In set theory, the cardinality of the continuum is the cardinality or “size” of the set of real numbers, sometimes called the continuum. It is an infinite cardinal number and is denoted by or (a lowercase fraktur script c).
The real numbers are more numerous than the natural numbers . Moreover, has the same number of elements as the power set of . Symbolically, if the cardinality of is denoted as, the cardinality of the continuum is
This was proven by Georg Cantor in his 1874 uncountability proof, part of his groundbreaking study of different infinities, and later more simply in his diagonal argument. Cantor defined cardinality in terms of bijective functions: two sets have the same cardinality if and only if there exists a bijective function between them.
Between any two real numbers a < b, no matter how close they are to each other, there are always infinitely many other real numbers, and Cantor showed that they are as many as those contained in the whole set of real numbers. In other words, the open interval (a,b) is equinumerous with This is also true for several other infinite sets, such as any n-dimensional Euclidean space (see Space filling curve). That is,
The smallest infinite cardinal number is (aleph-naught). The second smallest is (aleph-one). The continuum hypothesis, which asserts that there are no sets whose cardinality is strictly between and implies that .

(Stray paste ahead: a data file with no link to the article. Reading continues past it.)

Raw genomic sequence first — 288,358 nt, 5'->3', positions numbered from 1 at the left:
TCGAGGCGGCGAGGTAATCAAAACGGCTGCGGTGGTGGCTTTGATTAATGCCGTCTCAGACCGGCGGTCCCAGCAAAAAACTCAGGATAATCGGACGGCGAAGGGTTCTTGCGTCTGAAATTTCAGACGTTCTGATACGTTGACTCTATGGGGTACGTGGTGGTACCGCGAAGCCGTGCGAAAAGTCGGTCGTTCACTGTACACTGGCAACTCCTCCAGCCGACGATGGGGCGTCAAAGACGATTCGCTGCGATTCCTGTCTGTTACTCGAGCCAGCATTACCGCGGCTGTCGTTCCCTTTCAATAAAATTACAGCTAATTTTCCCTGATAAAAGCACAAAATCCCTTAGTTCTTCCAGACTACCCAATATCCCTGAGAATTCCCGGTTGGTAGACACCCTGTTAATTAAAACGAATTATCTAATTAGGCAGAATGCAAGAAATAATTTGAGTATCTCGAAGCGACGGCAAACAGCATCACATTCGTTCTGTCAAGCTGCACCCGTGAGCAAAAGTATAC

Other articles related to "cardinality of the continuum, the continuum, cardinality of the, cardinality":
... One of Cantor's most important results was that the cardinality of the continuum is greater than that of the natural numbers that is, there are more ... The continuum hypothesis states that there is no cardinal number between the cardinality of the reals and the cardinality of the natural numbers, that is, (see Beth one) ...
... Sets with cardinality greater than include the set of all subsets of (i.e ... They all have cardinality (Beth two) ...
... One of Cantor's most important results was that the cardinality of the continuum is greater than that of the natural numbers (ℵ0) that is, there are more real numbers R than whole numbers N ... The continuum hypothesis states that there is no cardinal number between the cardinality of the reals and the cardinality of the natural numbers, that is, (see Beth one) ... Cantor also showed that sets with cardinality strictly greater than exist (see his generalized diagonal argument and theorem) ...
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